anagers loved Eddie; he always had the answers on-hand.
Eddie was a production supervisor in the pre-computer era. He received comprehensive hourly production reports on paper. He also received urgent queries from managers, who needed up-to-date summaries spanning the entire year's production. He always had a ready answer.
Eddie had learned that in his job, it paid to keep running totals. He could provide a range of summaries without shuffling reams of paper, and point straight to the answers that he kept pinned up on the wall.
Do you run summary queries against your database? Are they slowing down due to the sheer bulk of the raw data? Eddie may have your solution: keep summary tables. In this article, we will examine how DB2 can do it for you and have your answers waiting before you even ask.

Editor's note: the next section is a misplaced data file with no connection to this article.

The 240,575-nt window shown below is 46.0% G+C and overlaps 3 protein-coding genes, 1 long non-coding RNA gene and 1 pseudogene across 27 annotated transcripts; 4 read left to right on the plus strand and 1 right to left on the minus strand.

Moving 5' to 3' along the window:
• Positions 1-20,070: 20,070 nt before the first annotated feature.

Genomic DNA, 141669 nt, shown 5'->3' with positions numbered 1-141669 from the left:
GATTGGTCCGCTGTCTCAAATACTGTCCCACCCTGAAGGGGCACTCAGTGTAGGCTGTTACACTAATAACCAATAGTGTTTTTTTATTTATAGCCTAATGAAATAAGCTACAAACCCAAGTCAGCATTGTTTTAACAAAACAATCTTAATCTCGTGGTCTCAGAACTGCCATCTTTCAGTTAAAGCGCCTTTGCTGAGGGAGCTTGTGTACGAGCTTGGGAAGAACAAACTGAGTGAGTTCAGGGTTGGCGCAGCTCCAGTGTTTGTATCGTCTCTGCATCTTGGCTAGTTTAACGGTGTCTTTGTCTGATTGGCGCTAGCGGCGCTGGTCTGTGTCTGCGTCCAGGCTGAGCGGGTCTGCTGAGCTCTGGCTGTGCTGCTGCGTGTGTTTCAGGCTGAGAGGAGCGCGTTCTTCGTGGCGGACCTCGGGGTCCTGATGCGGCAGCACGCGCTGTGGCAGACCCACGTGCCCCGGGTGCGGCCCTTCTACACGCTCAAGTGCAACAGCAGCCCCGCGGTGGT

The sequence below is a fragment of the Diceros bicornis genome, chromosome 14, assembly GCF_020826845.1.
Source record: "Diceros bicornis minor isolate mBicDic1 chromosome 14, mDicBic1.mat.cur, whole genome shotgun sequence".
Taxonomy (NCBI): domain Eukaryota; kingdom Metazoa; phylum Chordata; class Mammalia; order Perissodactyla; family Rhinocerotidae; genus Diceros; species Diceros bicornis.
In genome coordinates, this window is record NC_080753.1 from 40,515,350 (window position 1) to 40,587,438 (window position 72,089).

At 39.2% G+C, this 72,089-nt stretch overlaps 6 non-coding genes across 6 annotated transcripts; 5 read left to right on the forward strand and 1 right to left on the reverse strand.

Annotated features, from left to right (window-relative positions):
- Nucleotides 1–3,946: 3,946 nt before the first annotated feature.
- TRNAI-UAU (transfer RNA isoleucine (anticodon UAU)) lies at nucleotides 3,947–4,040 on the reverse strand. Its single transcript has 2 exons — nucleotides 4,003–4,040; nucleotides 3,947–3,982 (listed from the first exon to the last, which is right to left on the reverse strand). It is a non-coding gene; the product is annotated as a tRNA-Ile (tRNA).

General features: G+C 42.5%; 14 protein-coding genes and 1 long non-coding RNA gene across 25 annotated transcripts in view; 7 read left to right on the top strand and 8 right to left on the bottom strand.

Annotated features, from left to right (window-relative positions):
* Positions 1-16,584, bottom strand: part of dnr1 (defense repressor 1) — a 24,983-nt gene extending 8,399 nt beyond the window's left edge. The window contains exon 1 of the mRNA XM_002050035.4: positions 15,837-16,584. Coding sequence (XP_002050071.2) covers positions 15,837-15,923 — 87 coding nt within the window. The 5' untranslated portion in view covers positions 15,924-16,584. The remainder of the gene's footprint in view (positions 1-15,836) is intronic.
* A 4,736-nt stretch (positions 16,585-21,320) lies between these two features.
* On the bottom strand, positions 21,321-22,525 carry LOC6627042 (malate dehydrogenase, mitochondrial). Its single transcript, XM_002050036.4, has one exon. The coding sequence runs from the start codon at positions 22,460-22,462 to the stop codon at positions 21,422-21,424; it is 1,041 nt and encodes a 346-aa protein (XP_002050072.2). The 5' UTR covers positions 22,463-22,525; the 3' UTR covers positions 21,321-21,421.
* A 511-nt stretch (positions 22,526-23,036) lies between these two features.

How do you quickly obtain a summary from a massive store of live data?
Use summary tables to hold collated information and have them updated as required. Summary tables can be used explicitly or automatically to improve the speed of certain queries.
Summary tables can be:
- Do-it-yourself: Maintained by application logic or triggers
- Automatic: Maintained synchronously by DB2
- Semi-automatic: Maintained asynchronously by DB2 (updates upon request)
- Externally hosted: Take the data elsewhere for analysis and reporting. Where you have a lot of activity on your source data, it may be worth replicating to another machine. In fact, this is recommended practice for online analytical processing (OLAP), but outside the scope of this article.